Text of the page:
Last month Musk told them to either sign up for “long hours at high intensity” or leave the company. Many decided to leave.
Now, he’s demanding they not leak confidential information to the press and is threatening to sue them if they do. What’s more, he’s demanding they sign a pledge today to indicate they’ve understood.
That’s according to Platformer journalist Zoe Schiffer, who has been closely tracking the turmoil at Twitter since Musk’s $44 billion takeover in late October.
Ironically, it appears Schiffer learned of Musk’s latest demands via the very kind of leak he’s addressing, and posted her findings on the platform he now owns.
Fortune reached out to Twitter on Saturday but did not receive an immediate reply outside of normal business hours.
“This will be said only once: If you clearly and deliberately violate the NDA that you signed when you joined, you accept liability to the full extent of the law & Twitter will immediately seek damages,” Musk reportedly warned employees in an email. Occasional slip-ups are understandable “but breaking your word by sending detailed info to the media” with the intent to harm Twitter “will receive the response it deserves.”
Schiffer included a link to The Tech Worker Handbook, adding, “If you’re a tech worker considering sharing information with the media, you have rights.”
She also shared tweet from Musk himself reading, “Sunlight is the best disinfectant.”
Musk has pledged to make Twitter more transparent and has described himself as a “free-speech absolutist.”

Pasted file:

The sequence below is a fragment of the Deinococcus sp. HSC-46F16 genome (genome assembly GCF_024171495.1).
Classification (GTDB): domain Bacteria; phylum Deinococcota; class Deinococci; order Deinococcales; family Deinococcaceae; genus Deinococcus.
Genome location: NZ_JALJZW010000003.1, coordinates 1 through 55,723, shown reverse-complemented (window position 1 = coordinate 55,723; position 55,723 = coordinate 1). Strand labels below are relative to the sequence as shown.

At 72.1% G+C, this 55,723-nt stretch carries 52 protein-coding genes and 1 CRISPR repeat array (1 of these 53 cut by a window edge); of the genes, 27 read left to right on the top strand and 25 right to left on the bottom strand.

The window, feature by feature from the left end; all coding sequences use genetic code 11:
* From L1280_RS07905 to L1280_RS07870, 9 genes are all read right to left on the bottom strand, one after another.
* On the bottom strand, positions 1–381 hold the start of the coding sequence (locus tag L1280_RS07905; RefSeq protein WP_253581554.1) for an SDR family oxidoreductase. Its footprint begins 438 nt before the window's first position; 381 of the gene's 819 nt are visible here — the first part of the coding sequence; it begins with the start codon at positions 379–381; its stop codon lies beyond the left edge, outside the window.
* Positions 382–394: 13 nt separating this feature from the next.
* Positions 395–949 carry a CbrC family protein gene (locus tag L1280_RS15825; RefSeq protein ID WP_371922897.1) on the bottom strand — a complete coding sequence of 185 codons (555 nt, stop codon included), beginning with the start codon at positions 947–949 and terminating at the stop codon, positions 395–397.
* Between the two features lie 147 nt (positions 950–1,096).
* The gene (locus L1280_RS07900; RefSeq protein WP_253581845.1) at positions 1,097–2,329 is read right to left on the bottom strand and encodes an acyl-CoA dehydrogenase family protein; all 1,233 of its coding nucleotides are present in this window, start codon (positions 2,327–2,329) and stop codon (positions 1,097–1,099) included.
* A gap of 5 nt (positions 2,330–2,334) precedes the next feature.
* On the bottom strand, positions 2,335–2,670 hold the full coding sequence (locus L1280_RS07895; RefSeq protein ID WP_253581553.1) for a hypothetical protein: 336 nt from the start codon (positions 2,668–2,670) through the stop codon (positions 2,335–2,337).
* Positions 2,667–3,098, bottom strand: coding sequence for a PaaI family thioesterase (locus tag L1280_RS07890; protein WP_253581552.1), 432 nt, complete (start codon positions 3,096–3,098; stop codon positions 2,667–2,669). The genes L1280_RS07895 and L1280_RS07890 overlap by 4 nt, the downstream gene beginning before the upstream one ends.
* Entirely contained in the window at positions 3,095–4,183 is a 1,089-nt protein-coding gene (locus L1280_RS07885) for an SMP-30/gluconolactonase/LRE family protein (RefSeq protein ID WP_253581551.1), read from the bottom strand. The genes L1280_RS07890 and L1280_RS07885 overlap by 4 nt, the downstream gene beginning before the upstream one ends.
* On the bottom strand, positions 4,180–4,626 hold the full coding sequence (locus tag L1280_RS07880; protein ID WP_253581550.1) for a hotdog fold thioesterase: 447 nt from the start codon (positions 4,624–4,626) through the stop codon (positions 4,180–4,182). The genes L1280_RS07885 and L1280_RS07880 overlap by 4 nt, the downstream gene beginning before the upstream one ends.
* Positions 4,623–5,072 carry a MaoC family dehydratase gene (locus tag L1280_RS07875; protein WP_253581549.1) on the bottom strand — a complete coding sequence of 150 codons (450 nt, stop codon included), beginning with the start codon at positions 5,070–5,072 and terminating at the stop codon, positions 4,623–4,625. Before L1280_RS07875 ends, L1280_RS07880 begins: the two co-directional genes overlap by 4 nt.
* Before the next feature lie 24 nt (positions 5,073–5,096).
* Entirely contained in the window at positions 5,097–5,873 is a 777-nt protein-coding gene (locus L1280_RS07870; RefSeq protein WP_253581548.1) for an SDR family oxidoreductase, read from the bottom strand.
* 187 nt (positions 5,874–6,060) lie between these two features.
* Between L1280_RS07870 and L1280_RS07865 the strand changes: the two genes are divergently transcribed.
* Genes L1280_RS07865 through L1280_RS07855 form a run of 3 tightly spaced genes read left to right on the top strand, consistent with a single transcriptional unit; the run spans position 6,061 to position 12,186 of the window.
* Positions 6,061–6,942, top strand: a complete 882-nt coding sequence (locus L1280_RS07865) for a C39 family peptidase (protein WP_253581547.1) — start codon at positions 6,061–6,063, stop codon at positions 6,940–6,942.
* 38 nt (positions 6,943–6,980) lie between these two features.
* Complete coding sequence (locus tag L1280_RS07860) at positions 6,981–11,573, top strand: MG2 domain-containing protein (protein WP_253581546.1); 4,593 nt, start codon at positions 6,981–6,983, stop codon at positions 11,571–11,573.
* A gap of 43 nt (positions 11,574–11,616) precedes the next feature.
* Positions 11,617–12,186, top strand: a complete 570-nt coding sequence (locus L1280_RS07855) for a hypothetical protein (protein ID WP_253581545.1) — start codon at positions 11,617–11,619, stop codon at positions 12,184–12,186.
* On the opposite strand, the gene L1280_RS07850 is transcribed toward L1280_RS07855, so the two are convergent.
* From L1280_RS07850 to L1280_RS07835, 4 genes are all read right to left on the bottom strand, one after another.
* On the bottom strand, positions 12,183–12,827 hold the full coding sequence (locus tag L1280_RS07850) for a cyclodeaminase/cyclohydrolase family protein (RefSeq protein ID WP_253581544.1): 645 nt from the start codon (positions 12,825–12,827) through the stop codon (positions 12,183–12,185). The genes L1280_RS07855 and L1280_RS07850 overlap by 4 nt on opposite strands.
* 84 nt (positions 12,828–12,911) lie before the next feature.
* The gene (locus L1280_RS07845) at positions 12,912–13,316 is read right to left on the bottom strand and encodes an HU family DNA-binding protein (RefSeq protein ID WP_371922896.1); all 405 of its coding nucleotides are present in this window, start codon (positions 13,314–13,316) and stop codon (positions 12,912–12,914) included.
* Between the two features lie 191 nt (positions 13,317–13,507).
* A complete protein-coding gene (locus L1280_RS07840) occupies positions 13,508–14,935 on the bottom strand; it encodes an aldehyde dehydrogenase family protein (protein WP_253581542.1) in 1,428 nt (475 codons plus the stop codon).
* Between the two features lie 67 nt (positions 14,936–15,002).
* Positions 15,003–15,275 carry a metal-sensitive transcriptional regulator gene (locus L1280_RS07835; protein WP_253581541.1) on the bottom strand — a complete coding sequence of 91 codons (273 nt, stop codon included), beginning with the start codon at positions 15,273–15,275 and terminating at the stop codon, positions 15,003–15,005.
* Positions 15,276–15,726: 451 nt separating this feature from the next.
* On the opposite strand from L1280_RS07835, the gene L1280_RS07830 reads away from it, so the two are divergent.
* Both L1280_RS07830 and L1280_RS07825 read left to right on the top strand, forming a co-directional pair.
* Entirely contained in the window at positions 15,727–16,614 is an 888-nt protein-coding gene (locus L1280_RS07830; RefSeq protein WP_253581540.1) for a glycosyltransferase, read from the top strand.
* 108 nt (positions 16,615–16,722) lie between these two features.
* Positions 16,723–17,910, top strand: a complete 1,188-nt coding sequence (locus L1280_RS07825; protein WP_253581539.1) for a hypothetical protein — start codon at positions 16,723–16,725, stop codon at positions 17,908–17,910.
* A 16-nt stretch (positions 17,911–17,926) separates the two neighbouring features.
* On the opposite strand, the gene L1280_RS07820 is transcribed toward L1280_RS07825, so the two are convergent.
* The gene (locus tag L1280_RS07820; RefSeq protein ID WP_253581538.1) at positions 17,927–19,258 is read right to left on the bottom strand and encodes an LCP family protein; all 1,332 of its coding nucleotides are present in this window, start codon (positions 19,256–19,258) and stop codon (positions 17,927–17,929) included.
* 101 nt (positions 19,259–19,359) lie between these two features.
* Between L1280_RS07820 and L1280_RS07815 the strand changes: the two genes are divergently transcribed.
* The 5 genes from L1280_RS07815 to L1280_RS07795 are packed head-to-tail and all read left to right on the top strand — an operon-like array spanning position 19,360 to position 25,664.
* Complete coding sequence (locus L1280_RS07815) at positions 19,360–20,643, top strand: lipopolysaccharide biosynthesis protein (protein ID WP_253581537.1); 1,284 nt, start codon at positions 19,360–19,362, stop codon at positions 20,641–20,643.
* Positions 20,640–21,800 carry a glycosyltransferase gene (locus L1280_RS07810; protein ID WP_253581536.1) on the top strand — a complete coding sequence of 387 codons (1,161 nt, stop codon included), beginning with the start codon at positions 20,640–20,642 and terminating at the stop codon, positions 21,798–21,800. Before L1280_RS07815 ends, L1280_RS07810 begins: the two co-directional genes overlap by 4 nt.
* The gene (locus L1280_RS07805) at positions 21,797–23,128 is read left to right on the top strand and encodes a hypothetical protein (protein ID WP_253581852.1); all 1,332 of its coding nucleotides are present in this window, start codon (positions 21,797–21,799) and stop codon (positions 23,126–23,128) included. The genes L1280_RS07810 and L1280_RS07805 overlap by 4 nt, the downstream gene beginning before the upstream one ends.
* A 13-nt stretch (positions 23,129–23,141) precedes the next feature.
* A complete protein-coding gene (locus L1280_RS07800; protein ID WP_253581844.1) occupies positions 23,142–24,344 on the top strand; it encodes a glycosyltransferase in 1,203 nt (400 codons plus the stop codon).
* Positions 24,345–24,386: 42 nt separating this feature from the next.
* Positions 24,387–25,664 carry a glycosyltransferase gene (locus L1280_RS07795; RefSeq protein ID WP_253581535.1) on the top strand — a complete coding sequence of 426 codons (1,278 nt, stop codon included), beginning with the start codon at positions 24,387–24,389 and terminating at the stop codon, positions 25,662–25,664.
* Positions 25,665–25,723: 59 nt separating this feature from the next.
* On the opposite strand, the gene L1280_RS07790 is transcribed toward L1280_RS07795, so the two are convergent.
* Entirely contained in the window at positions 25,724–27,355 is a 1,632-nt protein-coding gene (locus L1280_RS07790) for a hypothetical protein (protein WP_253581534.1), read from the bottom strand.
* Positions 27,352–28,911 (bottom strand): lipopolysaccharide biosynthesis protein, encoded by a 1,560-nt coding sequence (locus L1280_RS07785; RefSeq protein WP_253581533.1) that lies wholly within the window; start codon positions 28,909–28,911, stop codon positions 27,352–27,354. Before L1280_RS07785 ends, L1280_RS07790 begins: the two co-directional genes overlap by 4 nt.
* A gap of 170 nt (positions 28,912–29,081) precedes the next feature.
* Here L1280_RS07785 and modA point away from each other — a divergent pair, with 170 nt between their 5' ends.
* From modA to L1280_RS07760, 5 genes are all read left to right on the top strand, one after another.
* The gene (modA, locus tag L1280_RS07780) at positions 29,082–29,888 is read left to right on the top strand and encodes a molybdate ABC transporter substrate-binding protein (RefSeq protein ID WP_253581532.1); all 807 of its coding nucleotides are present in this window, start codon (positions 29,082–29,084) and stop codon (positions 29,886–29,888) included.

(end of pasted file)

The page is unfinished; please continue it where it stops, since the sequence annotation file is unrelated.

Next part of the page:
Earlier this month, he touted the release of curated internal company communications from before his takeover involving what he described as the “Hunter Biden story suppression by Twitter.”
Jack Dorsey, the co-founder of Twitter, tweeted in response: “If the goal is transparency to build trust, why not just release everything without filter and let people judge for themselves? Including all discussions around current and future actions? Make everything public now.”
Musk today tweeted, “Twitter is both a social media company and a crime scene.”
Last month, Musk had nearly two dozen employees who publicly or privately pushed back against him fired, according to the New York Times.
Not long after taking over the company, Musk laid off about half its workforce. He then told the remaining workers that the company could go bankrupt in the “difficult times ahead” and demanded they work with a “maniacal sense of urgency.”
Last month, Chris Kelly, an early investor of SpaceX and a former Facebook executive, said Musk’s “chainsaw” approach to Twitter would not likely work and “does not bode well for its future.”
Twitter also today said it will relaunch its Twitter Blue subscriptions on Monday, after a disastrous debut last month in which trolls impersonated celebrities and and companies until the service was paused.
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